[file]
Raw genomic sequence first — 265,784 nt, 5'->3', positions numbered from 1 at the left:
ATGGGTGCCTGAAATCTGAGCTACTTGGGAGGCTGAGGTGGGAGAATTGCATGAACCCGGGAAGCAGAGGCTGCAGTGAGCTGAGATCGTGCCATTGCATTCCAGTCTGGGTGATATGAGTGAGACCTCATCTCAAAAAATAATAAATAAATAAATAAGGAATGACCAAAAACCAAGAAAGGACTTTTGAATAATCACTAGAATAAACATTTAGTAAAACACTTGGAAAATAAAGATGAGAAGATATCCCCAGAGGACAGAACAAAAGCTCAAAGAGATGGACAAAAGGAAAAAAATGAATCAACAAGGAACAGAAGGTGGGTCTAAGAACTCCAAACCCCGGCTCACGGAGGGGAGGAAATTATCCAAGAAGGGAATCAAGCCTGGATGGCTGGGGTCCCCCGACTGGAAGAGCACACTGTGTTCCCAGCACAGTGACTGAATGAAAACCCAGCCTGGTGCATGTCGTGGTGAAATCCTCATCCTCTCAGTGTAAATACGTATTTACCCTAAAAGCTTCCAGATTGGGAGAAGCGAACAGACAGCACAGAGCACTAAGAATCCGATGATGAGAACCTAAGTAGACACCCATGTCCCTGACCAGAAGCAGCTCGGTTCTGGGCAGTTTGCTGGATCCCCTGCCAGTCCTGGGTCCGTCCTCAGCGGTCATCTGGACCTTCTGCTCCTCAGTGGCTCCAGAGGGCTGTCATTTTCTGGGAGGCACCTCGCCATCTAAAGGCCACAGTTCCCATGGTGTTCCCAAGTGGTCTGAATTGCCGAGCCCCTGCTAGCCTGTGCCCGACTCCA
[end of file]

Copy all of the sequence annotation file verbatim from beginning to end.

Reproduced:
Raw genomic sequence first — 265,784 nt, 5'->3', positions numbered from 1 at the left:
ATGGGTGCCTGAAATCTGAGCTACTTGGGAGGCTGAGGTGGGAGAATTGCATGAACCCGGGAAGCAGAGGCTGCAGTGAGCTGAGATCGTGCCATTGCATTCCAGTCTGGGTGATATGAGTGAGACCTCATCTCAAAAAATAATAAATAAATAAATAAGGAATGACCAAAAACCAAGAAAGGACTTTTGAATAATCACTAGAATAAACATTTAGTAAAACACTTGGAAAATAAAGATGAGAAGATATCCCCAGAGGACAGAACAAAAGCTCAAAGAGATGGACAAAAGGAAAAAAATGAATCAACAAGGAACAGAAGGTGGGTCTAAGAACTCCAAACCCCGGCTCACGGAGGGGAGGAAATTATCCAAGAAGGGAATCAAGCCTGGATGGCTGGGGTCCCCCGACTGGAAGAGCACACTGTGTTCCCAGCACAGTGACTGAATGAAAACCCAGCCTGGTGCATGTCGTGGTGAAATCCTCATCCTCTCAGTGTAAATACGTATTTACCCTAAAAGCTTCCAGATTGGGAGAAGCGAACAGACAGCACAGAGCACTAAGAATCCGATGATGAGAACCTAAGTAGACACCCATGTCCCTGACCAGAAGCAGCTCGGTTCTGGGCAGTTTGCTGGATCCCCTGCCAGTCCTGGGTCCGTCCTCAGCGGTCATCTGGACCTTCTGCTCCTCAGTGGCTCCAGAGGGCTGTCATTTTCTGGGAGGCACCTCGCCATCTAAAGGCCACAGTTCCCATGGTGTTCCCAAGTGGTCTGAATTGCCGAGCCCCTGCTAGCCTGTGCCCGACTCCA